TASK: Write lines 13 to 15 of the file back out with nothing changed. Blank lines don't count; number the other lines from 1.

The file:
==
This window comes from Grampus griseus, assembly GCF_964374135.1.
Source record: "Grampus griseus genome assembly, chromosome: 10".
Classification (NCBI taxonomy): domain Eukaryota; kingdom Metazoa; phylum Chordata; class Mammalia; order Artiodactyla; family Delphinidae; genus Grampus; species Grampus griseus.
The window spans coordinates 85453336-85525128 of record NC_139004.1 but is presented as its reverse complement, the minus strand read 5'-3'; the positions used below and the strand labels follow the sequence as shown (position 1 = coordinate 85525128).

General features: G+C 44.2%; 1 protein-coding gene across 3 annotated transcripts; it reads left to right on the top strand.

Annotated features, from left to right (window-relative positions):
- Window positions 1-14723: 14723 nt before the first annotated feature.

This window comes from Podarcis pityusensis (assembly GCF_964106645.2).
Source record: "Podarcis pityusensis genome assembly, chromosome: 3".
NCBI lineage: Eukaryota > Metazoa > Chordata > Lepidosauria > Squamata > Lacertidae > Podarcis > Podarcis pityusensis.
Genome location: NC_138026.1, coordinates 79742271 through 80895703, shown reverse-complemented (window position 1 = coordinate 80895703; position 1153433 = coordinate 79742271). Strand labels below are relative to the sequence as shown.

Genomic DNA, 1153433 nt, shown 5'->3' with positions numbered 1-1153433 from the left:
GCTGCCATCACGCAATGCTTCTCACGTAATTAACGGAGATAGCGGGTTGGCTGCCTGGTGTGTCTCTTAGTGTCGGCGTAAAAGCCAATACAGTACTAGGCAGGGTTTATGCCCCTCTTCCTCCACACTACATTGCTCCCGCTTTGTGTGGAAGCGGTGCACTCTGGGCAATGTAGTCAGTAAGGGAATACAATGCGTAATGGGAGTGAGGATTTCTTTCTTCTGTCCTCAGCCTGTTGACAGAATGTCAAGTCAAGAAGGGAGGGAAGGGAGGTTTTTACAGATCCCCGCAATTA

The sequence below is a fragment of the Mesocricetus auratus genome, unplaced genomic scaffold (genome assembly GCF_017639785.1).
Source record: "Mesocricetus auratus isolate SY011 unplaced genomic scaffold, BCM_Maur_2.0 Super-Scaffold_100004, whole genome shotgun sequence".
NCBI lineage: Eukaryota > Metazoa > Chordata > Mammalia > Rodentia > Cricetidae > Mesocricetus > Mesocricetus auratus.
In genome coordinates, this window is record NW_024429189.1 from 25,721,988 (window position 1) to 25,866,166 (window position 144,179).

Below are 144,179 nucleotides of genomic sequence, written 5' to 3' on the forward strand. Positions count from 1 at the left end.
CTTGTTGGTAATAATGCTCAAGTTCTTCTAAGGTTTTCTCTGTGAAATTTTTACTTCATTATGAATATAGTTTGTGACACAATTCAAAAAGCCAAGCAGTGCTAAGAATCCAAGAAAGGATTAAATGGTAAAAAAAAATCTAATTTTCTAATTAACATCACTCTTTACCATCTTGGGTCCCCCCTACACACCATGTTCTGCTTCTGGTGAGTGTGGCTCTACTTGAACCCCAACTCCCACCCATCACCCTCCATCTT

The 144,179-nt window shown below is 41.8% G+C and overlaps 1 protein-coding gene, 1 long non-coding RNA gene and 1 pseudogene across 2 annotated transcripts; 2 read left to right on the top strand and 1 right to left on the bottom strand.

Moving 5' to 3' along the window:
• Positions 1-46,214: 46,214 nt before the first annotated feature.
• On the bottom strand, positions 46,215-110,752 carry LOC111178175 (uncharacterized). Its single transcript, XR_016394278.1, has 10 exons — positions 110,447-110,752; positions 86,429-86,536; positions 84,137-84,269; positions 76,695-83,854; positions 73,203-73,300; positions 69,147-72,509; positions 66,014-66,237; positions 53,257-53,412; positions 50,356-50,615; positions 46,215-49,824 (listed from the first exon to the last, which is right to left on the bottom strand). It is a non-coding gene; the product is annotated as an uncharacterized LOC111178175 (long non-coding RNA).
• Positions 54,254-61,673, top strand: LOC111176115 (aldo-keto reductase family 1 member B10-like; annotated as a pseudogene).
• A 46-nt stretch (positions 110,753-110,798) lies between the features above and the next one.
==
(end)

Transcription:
GCTGCCATCACGCAATGCTTCTCACGTAATTAACGGAGATAGCGGGTTGGCTGCCTGGTGTGTCTCTTAGTGTCGGCGTAAAAGCCAATACAGTACTAGGCAGGGTTTATGCCCCTCTTCCTCCACACTACATTGCTCCCGCTTTGTGTGGAAGCGGTGCACTCTGGGCAATGTAGTCAGTAAGGGAATACAATGCGTAATGGGAGTGAGGATTTCTTTCTTCTGTCCTCAGCCTGTTGACAGAATGTCAAGTCAAGAAGGGAGGGAAGGGAGGTTTTTACAGATCCCCGCAATTA

The sequence below is a fragment of the Mesocricetus auratus genome, unplaced genomic scaffold (genome assembly GCF_017639785.1).
Source record: "Mesocricetus auratus isolate SY011 unplaced genomic scaffold, BCM_Maur_2.0 Super-Scaffold_100004, whole genome shotgun sequence".